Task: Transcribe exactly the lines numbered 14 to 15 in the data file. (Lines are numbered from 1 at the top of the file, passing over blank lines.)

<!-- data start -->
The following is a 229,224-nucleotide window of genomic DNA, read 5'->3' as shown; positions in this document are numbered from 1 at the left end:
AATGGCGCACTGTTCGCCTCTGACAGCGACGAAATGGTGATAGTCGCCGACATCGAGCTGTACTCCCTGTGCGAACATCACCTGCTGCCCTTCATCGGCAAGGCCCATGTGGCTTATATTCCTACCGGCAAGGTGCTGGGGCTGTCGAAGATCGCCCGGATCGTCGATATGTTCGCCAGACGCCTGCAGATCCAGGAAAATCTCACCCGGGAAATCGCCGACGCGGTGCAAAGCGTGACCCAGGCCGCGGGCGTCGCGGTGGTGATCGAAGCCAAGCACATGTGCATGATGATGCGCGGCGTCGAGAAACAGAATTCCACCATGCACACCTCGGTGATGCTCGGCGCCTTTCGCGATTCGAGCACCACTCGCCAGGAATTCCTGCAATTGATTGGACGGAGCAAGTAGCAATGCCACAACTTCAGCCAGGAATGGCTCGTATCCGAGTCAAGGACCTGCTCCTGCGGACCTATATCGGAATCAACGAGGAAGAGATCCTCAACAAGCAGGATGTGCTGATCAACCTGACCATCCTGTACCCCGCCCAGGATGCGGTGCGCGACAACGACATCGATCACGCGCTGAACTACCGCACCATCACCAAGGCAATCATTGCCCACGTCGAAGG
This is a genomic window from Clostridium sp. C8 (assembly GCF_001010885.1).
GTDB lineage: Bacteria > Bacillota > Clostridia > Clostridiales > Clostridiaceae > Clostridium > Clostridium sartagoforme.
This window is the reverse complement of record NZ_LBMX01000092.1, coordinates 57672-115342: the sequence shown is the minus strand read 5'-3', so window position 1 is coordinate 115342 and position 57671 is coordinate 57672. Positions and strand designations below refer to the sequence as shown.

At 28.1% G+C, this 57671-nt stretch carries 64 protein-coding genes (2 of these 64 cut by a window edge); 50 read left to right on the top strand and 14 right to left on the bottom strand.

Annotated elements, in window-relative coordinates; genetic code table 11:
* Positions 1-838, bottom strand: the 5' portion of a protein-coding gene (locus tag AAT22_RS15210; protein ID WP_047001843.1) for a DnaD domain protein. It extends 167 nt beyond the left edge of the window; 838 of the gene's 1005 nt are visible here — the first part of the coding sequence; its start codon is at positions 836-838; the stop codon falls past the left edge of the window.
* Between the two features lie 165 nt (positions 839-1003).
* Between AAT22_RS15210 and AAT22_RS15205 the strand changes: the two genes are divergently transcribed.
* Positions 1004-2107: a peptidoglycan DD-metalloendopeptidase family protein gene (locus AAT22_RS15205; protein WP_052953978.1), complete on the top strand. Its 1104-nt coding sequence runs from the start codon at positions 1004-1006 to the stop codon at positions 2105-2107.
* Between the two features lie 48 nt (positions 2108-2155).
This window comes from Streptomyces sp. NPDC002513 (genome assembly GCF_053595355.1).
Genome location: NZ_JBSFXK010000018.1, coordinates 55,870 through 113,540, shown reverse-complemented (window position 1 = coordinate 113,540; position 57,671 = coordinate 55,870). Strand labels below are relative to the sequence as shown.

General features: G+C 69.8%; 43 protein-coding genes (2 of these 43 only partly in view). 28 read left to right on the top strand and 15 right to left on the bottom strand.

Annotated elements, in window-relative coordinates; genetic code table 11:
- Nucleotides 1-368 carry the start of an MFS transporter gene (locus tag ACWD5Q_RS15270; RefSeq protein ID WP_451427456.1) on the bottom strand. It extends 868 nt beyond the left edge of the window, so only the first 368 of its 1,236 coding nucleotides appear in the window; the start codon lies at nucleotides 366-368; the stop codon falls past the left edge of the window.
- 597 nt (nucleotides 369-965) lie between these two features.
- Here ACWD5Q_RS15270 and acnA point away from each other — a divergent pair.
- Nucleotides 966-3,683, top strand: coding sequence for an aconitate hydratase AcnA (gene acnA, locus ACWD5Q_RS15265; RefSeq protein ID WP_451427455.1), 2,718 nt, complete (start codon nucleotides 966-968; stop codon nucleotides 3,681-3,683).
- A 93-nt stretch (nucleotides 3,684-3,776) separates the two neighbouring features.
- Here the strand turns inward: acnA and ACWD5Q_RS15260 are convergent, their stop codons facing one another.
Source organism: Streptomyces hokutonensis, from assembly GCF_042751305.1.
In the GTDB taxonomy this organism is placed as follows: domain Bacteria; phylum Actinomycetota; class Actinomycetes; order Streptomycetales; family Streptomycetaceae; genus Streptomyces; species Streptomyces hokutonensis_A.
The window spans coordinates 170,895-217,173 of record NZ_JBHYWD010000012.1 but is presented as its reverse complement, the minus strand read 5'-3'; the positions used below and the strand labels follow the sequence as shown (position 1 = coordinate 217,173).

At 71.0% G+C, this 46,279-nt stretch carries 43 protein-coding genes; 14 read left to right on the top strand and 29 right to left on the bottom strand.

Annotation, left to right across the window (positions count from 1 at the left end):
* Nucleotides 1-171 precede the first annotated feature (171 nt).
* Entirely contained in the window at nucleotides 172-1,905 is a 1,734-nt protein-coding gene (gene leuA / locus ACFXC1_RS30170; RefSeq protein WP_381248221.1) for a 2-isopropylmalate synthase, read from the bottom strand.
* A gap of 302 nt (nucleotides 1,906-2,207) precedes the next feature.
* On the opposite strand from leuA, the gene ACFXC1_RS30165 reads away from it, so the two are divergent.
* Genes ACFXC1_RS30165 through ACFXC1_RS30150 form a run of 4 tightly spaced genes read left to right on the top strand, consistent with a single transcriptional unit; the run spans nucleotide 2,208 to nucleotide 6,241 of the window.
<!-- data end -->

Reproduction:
Genome location: NZ_JBSFXK010000018.1, coordinates 55,870 through 113,540, shown reverse-complemented (window position 1 = coordinate 113,540; position 57,671 = coordinate 55,870). Strand labels below are relative to the sequence as shown.

General features: G+C 69.8%; 43 protein-coding genes (2 of these 43 only partly in view). 28 read left to right on the top strand and 15 right to left on the bottom strand.